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The Batchelor Geologist trip
I first heard of the idea from Rob when I climbed with him in Joshua Tree California in April. A traverse through the picket Range in the North Cascades in Washington seemed like a good idea at the time. The Pickets are a rather remote and spectacular bit of alpine wilderness hidden between the North Cascades Highway, Ross Lake, Mount Shuksan, and Canada.
Packing the day before we left was rather daunting, as I had never carried 11 days worth of food on my back before. I was somewhat paranoid about running out of food, but also knew my pack would be a beast. It ended up being a rather staggering load despite pairing down a few items I had originally planned to bring (fleece pants and down jacket to name a few).
Day 1 The 20th we loaded up our packs completely and shuttled a car to Diablo. We managed to get a boat ride up Ross Lake from the kindly Ranger that Rob and Steve both knew. Then we shouldered the behemoth packs, and started up the little Beaver trail. We had 11.4 miles to go, which would normally not be a long day for any of us, but the weight of the pack and starting at noon made us all ready to quit when we got to the campsite around 6:15. (well, maybe Steve wasn’t too tired yet) There was a bit of a sprinkle that night, but just enough to make us jump out of the tent to cover our packs.
Day 2. Things started with a climb up to Big Beaver pass. This had a lot of up, but was on a decent trail that switchbacked and was steady going. I got stung by a bee on my thigh while scouting where we would bushwhack. About noon we left the trail and started up through the trees and underbrush. The Beckey guide mentioned some of this was "moderately unpleasant" Sure enough some was, although for the most part we just slowly crawled our way up the slope avoiding most of the worst obstacles. Finally we got up above treeline and began to traverse the ridge. Unfortunately this is also where the clouds came in and some "soft" weather started (a very fine drizzle). This did not aid our navigation at all. Eventually we called it quits and camped on an almost flat spot below a snowfield around 6300’. My boot was delaminating much to my disgust and fear (I was afraid of this, but I thought it would at least last longer) I used a bit of wire and string to try to hold it on.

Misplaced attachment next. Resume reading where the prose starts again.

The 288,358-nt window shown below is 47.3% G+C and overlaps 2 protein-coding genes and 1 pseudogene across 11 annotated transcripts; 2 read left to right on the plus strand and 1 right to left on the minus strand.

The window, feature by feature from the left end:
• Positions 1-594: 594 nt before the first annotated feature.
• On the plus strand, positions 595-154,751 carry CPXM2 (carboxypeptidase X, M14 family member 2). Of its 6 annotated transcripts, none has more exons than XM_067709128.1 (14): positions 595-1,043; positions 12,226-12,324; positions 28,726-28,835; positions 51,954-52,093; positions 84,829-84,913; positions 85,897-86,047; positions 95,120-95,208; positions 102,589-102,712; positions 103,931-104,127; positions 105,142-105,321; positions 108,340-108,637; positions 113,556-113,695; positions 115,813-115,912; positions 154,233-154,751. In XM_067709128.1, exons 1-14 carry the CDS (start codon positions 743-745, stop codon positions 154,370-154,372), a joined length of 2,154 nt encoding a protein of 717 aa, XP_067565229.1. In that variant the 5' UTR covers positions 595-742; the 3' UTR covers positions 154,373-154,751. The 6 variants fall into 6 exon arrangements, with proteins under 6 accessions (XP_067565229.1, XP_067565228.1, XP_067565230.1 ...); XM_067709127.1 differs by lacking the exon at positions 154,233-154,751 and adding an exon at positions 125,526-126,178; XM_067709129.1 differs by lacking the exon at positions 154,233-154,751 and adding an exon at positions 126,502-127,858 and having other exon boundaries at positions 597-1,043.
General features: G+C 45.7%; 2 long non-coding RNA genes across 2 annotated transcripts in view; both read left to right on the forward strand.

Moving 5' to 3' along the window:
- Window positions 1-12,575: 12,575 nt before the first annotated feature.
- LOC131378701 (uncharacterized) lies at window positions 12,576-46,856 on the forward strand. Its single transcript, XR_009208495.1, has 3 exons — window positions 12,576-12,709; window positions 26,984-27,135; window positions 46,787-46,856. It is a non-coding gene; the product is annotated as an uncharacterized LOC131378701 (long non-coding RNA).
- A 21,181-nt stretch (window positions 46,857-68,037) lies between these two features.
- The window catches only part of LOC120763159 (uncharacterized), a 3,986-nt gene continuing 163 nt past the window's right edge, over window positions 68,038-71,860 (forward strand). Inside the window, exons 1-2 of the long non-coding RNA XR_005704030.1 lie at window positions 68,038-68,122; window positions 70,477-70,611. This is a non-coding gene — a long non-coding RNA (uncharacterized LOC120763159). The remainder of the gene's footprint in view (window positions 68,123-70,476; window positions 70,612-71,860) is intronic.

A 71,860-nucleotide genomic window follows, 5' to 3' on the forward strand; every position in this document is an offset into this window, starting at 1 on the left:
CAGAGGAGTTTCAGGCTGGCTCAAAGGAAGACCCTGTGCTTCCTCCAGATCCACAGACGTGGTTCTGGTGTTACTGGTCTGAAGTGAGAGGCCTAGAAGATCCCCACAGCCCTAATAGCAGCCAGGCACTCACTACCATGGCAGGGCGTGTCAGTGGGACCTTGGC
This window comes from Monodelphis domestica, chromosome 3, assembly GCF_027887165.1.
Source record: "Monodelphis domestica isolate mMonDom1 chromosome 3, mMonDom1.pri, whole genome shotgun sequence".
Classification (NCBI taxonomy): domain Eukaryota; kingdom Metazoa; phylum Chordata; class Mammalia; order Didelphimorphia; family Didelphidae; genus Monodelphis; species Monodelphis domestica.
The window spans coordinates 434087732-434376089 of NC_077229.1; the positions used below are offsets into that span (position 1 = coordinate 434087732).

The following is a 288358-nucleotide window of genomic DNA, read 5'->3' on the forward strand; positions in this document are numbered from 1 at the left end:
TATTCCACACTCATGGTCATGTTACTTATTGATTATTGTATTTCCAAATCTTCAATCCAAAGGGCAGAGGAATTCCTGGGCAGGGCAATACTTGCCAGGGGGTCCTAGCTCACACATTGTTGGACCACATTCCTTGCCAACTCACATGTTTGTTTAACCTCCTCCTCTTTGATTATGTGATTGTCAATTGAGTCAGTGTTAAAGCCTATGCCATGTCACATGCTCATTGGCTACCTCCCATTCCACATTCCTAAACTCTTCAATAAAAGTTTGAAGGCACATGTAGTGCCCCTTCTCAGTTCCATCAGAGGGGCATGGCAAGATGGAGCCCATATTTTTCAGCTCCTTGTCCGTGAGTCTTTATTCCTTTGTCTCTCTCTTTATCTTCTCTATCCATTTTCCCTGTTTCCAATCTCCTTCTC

The three of us were camping in a large 2 man tent (although large, it wasn’t large for 3). The outside people had their feet at the head of the middle person. This was cozy to be charitable. Actually it wasn’t too bad, and since my sleeping bag was pretty pathetic, I was often the middle person.
Day 3. Today we traversed up and down and up and down along the ridgeline and to the south of it. My boot heal delaminated requiring more wire and string and some duct tape. We dropped down some rather steep and loose talus to below Eiley lake (starting some rather impressive rock avalanches in the process), and then back up to the ridge. Luckily by then the clouds were lifting, and we were able to see where to go rather than do it by guessing and trial and error (frustrating with big heavy packs on). Here we roped up for a glacier traverse past Wiley lake and eventually to our next camping spot on Challenger arm. Mount Challenger looked very impressive as did the Northern Pickets that we could see. I cooked a heap of vegetarian chili with dehydrated onions, beans, etc. etc. It was plentiful and tasted very good but had a disastrous effect on the air quality in our little tent.